7Institute of Integrative Biology, Eidgenössische Technische Hochschule (ETH) Zürich, Universitätstrasse 16, 8092 Zurich, Switzerland. 8Insect Ecology Lab, Centre of Excellence for Behavioural and
Physiological Ecology, University of New England, NSW, Australia, 2351, Australia. 9Department of Biology, The University of Texas at Arlington, Arlington, TX 76019, USA. 10Department of Biological
Sciences, University of Alberta, Edmonton, T6G 2E9 Alberta, Canada. 11Institute of Life and Environmental Sciences, University of Iceland, Sturlugata 7 IS-101 Reykjavik, Iceland. 12Smithsonian Tropical
Research Institute, Apartado 0843-03092, Panama City, Republic of Panama. 13Department of Ecology, University of São Paulo, Rua do Matão 321, T-14, CEP 05508-900, São Paulo, SP, Brazil.
14School of Biological Sciences, The University of Hong Kong, Pok Fu Lam Rd, Hong Kong SAR, People’s Republic of China. 15Metapopulation Research Centre, Department of Biosciences, Post Office
Box 65, FI-00014, University of Helsinki, Finland. 16Center for Macroecology, Evolution and Climate Change, Natural History Museum of Denmark, University of Copenhagen, Universitetsparken 15,
København, Denmark. 17Red de Ecoetología, Instituto de Ecología, CP 91070, Xalapa, Veracruz, Mexico. 18Instituto de Ciencias Biológicas, Escuela Politécnica Nacional, Ladrón de Guevara E11-253,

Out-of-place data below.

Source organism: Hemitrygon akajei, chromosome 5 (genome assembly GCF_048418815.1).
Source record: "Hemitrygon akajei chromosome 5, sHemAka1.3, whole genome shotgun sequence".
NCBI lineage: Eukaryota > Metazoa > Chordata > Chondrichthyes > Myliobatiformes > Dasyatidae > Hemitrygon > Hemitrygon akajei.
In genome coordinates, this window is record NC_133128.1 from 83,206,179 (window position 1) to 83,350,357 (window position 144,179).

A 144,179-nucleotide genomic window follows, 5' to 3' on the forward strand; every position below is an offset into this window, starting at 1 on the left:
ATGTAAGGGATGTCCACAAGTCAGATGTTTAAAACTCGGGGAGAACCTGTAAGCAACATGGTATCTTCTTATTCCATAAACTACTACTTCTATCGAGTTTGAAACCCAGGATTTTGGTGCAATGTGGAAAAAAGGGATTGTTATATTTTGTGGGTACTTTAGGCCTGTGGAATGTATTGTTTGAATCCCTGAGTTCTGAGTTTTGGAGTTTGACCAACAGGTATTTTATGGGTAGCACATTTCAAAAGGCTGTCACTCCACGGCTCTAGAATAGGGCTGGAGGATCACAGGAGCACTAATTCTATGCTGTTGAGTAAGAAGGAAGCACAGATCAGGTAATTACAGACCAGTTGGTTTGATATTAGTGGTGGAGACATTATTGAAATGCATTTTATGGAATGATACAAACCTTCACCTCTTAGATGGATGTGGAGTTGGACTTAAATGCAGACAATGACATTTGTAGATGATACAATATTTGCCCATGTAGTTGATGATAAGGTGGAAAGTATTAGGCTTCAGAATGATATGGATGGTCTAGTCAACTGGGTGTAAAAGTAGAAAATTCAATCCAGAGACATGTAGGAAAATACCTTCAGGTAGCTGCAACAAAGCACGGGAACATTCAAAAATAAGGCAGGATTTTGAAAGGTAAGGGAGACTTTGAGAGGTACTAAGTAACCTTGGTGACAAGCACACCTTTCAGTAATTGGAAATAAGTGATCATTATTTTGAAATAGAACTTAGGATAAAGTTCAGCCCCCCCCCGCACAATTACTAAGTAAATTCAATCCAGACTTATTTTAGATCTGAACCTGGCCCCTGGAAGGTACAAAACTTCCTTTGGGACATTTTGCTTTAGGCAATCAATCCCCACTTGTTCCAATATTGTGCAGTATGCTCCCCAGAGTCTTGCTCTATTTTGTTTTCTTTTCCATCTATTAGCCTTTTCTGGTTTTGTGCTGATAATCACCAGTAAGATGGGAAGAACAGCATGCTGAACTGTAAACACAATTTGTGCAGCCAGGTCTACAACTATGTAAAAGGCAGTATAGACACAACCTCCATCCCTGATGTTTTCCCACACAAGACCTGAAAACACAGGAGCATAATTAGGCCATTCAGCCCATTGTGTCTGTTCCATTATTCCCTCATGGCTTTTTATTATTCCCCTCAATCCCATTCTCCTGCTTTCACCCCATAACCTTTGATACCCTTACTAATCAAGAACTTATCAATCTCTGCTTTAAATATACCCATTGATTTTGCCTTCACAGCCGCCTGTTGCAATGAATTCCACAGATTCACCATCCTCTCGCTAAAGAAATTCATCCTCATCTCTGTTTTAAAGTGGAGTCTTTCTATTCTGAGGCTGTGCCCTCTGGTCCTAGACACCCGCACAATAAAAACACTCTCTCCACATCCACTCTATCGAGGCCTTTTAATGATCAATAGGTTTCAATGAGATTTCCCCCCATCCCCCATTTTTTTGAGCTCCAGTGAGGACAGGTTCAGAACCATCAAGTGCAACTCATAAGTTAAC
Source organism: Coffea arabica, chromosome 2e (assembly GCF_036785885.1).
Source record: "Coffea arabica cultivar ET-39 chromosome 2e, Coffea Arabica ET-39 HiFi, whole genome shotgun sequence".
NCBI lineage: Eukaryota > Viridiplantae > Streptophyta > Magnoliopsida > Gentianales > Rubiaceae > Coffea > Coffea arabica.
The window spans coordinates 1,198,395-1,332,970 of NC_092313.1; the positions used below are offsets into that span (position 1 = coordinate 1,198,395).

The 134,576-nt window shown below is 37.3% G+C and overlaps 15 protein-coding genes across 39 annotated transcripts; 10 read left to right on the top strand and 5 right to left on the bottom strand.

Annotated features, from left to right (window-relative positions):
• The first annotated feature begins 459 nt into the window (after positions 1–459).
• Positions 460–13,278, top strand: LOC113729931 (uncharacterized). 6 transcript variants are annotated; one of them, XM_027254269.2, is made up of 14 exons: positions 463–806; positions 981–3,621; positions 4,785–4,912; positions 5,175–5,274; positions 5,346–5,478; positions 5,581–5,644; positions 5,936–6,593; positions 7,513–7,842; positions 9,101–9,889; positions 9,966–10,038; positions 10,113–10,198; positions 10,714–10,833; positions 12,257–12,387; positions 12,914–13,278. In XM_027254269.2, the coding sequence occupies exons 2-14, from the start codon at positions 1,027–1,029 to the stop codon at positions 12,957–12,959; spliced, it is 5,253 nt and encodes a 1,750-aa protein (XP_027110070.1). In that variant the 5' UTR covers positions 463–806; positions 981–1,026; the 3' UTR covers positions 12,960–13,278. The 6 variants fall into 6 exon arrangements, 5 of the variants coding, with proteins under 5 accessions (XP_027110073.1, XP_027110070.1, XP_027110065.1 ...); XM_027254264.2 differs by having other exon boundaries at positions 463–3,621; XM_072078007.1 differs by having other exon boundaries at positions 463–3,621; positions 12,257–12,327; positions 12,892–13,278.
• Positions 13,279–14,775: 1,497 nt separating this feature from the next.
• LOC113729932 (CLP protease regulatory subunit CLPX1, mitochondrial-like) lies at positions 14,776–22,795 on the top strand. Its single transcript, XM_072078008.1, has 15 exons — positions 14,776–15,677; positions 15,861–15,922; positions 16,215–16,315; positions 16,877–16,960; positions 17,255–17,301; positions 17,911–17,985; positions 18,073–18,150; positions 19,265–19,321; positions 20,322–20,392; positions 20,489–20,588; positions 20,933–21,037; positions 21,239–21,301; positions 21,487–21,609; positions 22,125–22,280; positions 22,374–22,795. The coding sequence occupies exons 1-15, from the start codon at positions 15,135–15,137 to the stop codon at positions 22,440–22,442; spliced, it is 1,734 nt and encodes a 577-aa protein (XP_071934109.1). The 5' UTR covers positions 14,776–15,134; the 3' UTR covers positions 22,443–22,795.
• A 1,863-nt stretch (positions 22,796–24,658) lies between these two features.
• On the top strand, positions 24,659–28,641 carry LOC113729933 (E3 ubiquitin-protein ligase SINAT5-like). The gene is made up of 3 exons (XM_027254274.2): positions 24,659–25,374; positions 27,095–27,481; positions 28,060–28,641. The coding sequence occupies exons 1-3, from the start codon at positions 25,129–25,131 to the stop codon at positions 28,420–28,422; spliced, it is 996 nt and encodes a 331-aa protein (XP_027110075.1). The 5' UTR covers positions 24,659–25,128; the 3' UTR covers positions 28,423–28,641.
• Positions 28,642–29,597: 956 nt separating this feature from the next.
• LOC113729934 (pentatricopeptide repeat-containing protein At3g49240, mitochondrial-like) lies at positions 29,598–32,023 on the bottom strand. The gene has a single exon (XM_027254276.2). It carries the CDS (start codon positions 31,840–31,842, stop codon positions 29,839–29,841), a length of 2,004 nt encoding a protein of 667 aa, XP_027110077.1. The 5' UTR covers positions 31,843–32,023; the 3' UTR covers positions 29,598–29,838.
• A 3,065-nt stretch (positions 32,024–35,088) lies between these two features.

Quito, Ecuador. 19University of Ostrava, Faculty of Science–Department of Biology and Ecology, Chittussiho 10, 710 00 Slezská Ostrava, Czech Republic. 20Evolutionarily Distinct and Globally
Endangered (EDGE) of Existence, Conservation Programmes, Zoological Society of London, Regent’s Park, London NW1 4RY, UK. 21Department of Zoology, University of Oxford, South Parks Road,
Oxford OX1 3PS, UK. 22Zoological Museum, Biodiversity Unit, FI-20014 University of Turku, Finland. 23Key Laboratory of Tropical Forest Ecology, Xishuangbanna Tropical Botanical Garden, Chinese
Academy of Sciences, Mengla, 666303 Yunnan, People’s Republic of China. 24Section of Ecology, FI-20014 University of Turku, Finland. 25University of Aberdeen, Zoology Building, Tillydrone Avenue,
Aberdeen AB24 2TZ, UK. 26Makerere University Biological Field Station, Post Office Box 409, Fort Portal, Uganda. 27Department of Biology, Swarthmore College, 500 College Avenue, Swarthmore, PA
19081, USA. 28State Institution of Education, Zditovo High School, Zditovo, Belarus. 29Arctic Research Centre, Aarhus University, Ny Munkegade 114, DK-8000 Aarhus C, Denmark. 30Department of
Bioscience, Aarhus University, Frederiksborgvej 399, DK-4000 Roskilde, Denmark. 3140 Town End Lane, Lepton, Huddersfield, HD8 ONA, UK. 32Department of Zoology, Institute of Ecology and Earth
Sciences, University of Tartu, EE-51014 Tartu, Estonia. 33Department of Biology, University of Bergen, Post Office Box 7800, 5020 Bergen, Norway. 34Department of Plant Ecology, University of
Bayreuth, 95440 Bayreuth, Germany. 35Lancaster Environment Centre, University of Lancaster, Lancaster, UK.
*Corresponding author. Email: firstname.lastname@example.org